My Top Ten for a Public Number Two

English: This is used to pee in the bathroom.

English: This is used to pee in the bathroom. (Photo credit: Wikipedia)


When you gotta go, you gotta go, right?


Not to turn Still Growing into a crass, poopy place, but, as my friend Maria says, β€œIt’s natural.”












5. Parks – So, the stalls may not have doors on them… at least I know I won’t make the situation worse than it already is. Just make sure you keep some TP on hand in the car at all times.


4. Fry’s Marketplace – I’m not sure why, but I’ve used this one several times. Positive: there are rarely other people in there, so it’s relatively private in contrast with some other public washrooms.


3. The Student Bathroom at Work – This one’s weird, I know, but if I use the teacher bathroom, everyone knows it was me and I win the “Don’t Go in There After Me” Dundie Award. Also, it cracks me up how teen girls act about poop, so I like the feeling that I’m educating students about the real world by using their bathroom with none of their timidity and shame.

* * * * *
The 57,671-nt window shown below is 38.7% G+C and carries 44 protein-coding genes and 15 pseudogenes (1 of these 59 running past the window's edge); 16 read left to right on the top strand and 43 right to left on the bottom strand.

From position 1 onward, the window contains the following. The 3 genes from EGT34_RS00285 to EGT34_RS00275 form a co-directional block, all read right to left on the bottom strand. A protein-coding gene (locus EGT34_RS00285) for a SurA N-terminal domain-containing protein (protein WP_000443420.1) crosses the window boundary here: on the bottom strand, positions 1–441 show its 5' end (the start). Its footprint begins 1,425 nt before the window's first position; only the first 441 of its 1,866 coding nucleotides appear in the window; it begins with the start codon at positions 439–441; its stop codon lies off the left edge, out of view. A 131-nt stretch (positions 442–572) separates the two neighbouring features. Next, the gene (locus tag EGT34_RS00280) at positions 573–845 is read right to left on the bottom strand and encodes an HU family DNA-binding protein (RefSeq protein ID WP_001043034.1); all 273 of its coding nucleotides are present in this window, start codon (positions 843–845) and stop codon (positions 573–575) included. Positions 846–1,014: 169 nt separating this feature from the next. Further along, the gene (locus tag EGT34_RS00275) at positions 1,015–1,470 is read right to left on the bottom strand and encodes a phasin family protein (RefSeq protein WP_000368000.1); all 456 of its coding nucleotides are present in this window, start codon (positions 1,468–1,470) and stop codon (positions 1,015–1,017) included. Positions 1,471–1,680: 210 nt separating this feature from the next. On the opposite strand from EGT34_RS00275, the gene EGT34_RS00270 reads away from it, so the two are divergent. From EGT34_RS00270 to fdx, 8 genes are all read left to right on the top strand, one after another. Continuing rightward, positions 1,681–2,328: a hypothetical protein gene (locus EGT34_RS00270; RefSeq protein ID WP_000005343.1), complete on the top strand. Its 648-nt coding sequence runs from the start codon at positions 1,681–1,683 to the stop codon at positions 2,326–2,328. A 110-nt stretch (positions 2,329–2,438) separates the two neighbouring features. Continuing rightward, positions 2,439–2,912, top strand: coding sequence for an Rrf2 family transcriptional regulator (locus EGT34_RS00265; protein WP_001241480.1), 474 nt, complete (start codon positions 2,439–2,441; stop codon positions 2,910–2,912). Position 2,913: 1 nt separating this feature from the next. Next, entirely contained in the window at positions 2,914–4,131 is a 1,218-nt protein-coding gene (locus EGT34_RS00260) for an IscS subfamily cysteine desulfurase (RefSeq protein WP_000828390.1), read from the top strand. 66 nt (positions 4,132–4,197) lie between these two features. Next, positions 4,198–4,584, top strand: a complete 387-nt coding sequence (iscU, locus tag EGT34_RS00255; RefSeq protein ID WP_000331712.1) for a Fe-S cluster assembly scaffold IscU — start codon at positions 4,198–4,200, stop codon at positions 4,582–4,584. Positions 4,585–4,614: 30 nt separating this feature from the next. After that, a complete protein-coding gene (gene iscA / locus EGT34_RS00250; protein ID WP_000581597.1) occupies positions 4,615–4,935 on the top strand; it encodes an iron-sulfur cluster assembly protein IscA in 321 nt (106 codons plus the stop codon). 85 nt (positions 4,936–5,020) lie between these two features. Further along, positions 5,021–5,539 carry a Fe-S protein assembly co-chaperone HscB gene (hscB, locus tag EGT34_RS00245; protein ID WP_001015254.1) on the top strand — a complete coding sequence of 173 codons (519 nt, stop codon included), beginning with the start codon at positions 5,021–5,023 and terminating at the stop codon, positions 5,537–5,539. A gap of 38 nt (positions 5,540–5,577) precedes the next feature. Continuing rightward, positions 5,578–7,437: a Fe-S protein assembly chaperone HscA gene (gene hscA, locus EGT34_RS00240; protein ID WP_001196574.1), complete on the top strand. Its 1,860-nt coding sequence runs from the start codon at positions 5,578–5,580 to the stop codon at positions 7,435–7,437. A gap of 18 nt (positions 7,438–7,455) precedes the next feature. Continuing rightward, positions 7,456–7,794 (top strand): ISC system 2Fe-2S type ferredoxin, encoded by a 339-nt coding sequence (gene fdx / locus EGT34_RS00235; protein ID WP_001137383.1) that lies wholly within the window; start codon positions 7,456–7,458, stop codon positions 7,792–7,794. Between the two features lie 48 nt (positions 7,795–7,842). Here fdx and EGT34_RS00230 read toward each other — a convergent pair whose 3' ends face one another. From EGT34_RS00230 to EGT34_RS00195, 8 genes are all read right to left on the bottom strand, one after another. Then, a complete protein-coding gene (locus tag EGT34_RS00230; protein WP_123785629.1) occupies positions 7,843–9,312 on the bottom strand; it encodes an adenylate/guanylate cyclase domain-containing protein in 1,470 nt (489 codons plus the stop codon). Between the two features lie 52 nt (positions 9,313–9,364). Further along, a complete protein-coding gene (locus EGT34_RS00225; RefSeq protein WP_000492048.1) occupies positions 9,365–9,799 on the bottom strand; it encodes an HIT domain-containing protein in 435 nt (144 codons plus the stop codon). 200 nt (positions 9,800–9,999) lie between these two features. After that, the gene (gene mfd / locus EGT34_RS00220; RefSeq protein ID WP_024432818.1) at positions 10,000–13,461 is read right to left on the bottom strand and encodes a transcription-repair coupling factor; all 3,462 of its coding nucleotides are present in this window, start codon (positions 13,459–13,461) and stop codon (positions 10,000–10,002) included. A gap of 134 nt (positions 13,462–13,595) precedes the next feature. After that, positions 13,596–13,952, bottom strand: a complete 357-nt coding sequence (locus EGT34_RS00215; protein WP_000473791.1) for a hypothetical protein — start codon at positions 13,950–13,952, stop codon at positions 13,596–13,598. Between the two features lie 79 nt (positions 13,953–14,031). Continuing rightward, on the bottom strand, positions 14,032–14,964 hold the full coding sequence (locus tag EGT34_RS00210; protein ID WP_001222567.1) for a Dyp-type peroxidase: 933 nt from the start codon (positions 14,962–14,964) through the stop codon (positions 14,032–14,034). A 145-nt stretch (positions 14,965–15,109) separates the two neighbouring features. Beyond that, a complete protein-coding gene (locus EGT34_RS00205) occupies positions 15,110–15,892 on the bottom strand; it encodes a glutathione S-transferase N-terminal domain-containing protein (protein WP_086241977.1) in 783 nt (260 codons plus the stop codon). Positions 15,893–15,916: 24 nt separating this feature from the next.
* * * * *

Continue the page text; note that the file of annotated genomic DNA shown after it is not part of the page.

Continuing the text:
2. Barns & Noble – I’m not really sure why, but it seems like everyone poops at B&N. You just have to watch Mean Girls to realize that even the plastics do their business there.


1. Starbucks – Okay, so Starbucks is number one in my book for just about everything, but you have to admit that their bathrooms are always clean enough that I’m not grossed out, but never really clean enough that I’d feel guilty about doing something serious in there. Also, you get your own private room rather than having to deal with stalls.


Wow. After attempting to make this list, I realize that public number twos stink (pun intended). I only came up with half as many locations as I thought I’d have :-(.


You’ll have to fill in the blanks for me. What are the other top 5 spots for a public number two?